In this regard, as the rule has already, being effective July 27, 2012, breached the covenants of the various legislative grants for valuable mineral deposits, in Notice, in part stating the following: Bureau of Land Management Mineral Deposit Location Claim Records,
For the reason of increasingly hostile agency actions against mineral deposit grantees, as is evidenced in this office unilaterally divesting grantees, of their mineral properties without due process of law or right to cure, the BLM in apparent collusion with the IBLA and now, together with lawless disregard and dishonor by Congress and this agency where breaching the constructive trust established in the granting of certain of the public domain minerals of the mineral estate to citizens of the United States where playing loose with the terms of law under new and surprise Rule contrary to 43 USC §2, §1740, §1744, and attempting lawless conversion our granted property to a leasable or salable character or “common” mineral claim on public land, beyond “the extent practical ”, and in trying to find a way to protect ourselves, being mineral estate grantees, from unilateral divestment of the perfected vested claim through agency fraud or dereliction, being the apparent interpretation of the challenged Appropriations enactment fraudulently burdens and wrongly obstructs recognition and treatment of granted vested disposed property through extortion by threat of statutory abandonment for failure to pay the fee, contrary to 43 USC §1701, Specific Uses, estoppel, and §1732 (b), not to “impair the rights of any locators or claims under [the] Act” of 1872, converting the lawful situs on public domain to an unlawful designation upon any “Federal Land”, “Public Land”, or “Public Domain Land”, as tenancy, or violating “other Federal laws permitting filing or recording thereof; State law guiding, that prior work purchase performed “shall protect the mines from relocation.” ORS 517.230;
By that document and the requirement here to Comment to protect my vested property and for those similarly situated and because the Secretary failed his fiduciary duty to protect me, being grantee beneficiary of the United States of America, and the granted property held in trust for me and those similarly situated, I hereby give notice of my intent to sue, whomever, is the principle officer causing harm to my congressionally granted property, and rights, or interference with the same through use of this rule. I am just waiting for a signature at this point. I require notification of whomever that is by return mail as soon as it is known.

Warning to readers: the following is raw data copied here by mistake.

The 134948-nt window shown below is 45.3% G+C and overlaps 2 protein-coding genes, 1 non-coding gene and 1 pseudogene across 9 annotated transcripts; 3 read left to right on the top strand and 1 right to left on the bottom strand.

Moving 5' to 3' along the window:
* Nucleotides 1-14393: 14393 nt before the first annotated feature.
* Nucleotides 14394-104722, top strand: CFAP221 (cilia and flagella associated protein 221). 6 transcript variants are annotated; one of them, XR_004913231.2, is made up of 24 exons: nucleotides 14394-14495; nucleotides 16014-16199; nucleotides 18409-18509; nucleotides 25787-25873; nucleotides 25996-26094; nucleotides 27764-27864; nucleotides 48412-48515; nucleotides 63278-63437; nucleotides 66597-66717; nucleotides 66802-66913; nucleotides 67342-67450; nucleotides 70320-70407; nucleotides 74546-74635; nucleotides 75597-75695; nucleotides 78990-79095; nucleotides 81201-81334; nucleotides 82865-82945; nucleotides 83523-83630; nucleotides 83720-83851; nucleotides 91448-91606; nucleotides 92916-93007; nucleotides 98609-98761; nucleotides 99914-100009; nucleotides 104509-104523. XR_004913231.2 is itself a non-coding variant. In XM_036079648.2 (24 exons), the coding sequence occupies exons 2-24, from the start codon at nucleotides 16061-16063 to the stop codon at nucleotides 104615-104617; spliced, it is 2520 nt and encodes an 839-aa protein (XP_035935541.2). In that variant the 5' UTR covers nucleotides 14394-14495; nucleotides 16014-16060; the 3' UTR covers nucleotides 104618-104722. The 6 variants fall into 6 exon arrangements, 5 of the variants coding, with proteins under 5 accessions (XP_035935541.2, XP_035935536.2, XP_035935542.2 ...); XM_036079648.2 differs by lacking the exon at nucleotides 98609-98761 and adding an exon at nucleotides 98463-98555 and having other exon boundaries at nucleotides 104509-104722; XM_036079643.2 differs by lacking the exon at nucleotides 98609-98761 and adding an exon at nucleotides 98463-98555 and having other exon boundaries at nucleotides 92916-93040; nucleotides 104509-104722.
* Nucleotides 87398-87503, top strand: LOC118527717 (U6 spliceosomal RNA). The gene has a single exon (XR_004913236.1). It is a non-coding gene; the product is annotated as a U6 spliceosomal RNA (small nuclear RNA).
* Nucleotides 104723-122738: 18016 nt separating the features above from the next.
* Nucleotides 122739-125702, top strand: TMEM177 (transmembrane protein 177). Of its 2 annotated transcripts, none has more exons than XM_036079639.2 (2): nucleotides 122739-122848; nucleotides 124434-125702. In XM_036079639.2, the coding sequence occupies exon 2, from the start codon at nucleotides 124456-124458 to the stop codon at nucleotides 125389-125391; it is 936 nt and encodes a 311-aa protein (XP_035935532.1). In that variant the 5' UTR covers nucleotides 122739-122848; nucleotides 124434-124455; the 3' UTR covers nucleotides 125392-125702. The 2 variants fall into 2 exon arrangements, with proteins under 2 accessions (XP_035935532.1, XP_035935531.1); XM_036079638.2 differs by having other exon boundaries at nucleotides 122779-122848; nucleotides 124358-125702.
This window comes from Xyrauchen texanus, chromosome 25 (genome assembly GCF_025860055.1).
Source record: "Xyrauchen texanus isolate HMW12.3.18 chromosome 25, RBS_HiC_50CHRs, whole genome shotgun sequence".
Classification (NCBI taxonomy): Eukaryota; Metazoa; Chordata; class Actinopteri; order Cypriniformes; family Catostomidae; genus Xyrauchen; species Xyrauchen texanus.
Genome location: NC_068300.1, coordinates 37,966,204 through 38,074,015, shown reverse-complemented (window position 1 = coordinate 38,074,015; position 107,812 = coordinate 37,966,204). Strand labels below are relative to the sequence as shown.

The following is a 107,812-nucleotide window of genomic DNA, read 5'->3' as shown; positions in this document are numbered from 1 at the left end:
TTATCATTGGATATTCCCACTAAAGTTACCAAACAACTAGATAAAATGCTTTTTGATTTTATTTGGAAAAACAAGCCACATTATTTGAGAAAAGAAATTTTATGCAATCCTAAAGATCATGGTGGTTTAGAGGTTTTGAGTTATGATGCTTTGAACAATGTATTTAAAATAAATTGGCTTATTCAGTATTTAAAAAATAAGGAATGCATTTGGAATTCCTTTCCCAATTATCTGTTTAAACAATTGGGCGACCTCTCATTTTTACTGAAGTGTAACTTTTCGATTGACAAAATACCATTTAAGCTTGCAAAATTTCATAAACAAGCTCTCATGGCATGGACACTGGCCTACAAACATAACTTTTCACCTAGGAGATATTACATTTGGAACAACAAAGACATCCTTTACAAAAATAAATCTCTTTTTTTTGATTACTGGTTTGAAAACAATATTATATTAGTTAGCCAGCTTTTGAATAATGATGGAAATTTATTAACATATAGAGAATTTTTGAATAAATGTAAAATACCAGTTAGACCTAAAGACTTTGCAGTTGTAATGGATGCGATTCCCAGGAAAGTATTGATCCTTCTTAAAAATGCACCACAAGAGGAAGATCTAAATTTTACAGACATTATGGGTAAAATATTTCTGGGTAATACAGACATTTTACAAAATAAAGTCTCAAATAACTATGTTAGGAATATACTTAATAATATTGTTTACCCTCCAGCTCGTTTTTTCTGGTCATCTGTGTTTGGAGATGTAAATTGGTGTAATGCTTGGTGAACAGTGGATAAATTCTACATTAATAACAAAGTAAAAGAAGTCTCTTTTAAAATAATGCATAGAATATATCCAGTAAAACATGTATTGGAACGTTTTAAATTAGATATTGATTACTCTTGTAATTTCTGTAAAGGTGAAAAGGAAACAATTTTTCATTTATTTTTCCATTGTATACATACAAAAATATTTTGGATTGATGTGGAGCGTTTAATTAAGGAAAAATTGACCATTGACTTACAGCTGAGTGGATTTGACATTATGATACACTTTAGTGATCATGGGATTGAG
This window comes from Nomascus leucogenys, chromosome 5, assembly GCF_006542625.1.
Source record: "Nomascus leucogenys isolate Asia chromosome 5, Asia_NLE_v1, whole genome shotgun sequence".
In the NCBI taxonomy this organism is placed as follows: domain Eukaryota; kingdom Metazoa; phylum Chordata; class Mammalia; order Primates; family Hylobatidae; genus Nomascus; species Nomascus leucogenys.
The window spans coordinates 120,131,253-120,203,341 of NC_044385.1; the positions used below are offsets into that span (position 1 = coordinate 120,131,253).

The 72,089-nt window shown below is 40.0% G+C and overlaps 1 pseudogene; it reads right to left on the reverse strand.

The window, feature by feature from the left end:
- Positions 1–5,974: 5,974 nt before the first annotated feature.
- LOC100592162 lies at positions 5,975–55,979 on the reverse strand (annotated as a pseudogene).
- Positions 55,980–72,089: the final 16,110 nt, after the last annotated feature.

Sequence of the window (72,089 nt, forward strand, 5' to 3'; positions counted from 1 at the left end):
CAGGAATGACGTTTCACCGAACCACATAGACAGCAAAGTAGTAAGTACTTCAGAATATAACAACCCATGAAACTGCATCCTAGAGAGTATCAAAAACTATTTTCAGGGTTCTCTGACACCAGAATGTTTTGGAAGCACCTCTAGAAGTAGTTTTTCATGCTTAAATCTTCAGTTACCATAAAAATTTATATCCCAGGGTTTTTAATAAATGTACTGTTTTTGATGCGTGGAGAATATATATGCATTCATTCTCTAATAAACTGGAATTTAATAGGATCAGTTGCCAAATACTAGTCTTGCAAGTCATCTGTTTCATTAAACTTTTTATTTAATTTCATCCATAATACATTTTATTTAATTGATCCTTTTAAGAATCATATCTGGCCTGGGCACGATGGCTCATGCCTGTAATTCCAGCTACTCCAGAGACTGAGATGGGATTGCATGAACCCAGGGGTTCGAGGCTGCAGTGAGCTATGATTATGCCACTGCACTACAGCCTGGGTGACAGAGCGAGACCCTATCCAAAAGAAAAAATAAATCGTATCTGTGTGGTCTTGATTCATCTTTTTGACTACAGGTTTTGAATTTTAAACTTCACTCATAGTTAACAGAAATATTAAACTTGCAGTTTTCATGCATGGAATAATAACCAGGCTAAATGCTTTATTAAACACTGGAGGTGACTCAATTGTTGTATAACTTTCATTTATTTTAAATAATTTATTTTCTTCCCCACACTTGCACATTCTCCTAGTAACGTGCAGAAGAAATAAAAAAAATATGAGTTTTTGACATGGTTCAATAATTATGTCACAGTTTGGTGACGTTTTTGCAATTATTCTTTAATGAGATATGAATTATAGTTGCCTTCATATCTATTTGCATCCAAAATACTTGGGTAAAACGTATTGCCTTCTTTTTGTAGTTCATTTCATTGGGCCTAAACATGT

Summary of Further Violations of the Interim Final Rule:
Being a breach of fiduciary duty the Congress has no subject matter jurisdiction or continuing Power over the disposed mineral deposits with which to alter the terms of the legislative grant of Congress, the, so-called, General Mining Law of 1872 amending the prior granting acts by way of subsequent legislation.
The law to which it is purported the interim rule relates is unlawful. Congress having no authority to change the terms of the granted mineral estate and constructive trusts established in the Act of 1866, Lode, 1870, Placer, and 1872, amending the previous clarifying, modifying and enlarging the original legislative grant can not lawfully enact legislation to interfere with its prior grants, being estopped by the implied contract thereof the grant itself.
The agency has no subject matter jurisdiction with which to alter the terms of the legislative grant of Congress, the, so-called, General Mining Law of 1872 amending the prior granting acts by way of any Rule even in the face of legislation purporting to authorize the authority to adversely affect the trust properties.
Being an interim final rule already in application, it violated the law or due process and breached the various congressional land disposal grant covenants. The imposition of a requirement to act under threat of loss of a granted property is an extortion of those granted properties and rights.
The rule section relied upon, 43 CFR 3830, is a fraudulent representation as to the applicability of the terms of the grant as authority or as has not been delegated to the department. The uncommon mineral deposit locations or right prior are not subject to department regulation, but are privately self-executing upon acceptance of the prevailing legislative grant with fulfillment of its terms.
The Secretary, short of the muniments of title, has no continuing authority over disposed or specific use public domain. The authority does not extend to public domain and must be constrained to “public land”.
As such, the loose use of the terms in the act relied upon “federal land” or “public land”, and such other, to include “public domain” is at least imprecise if not fraudulent. Neither does the Secretary have any authority over the surface estate of granted “federal land” and only a trustee's fiduciary duty to balance the servient and dominant estates interests therein or to the minerals reserved to the United States.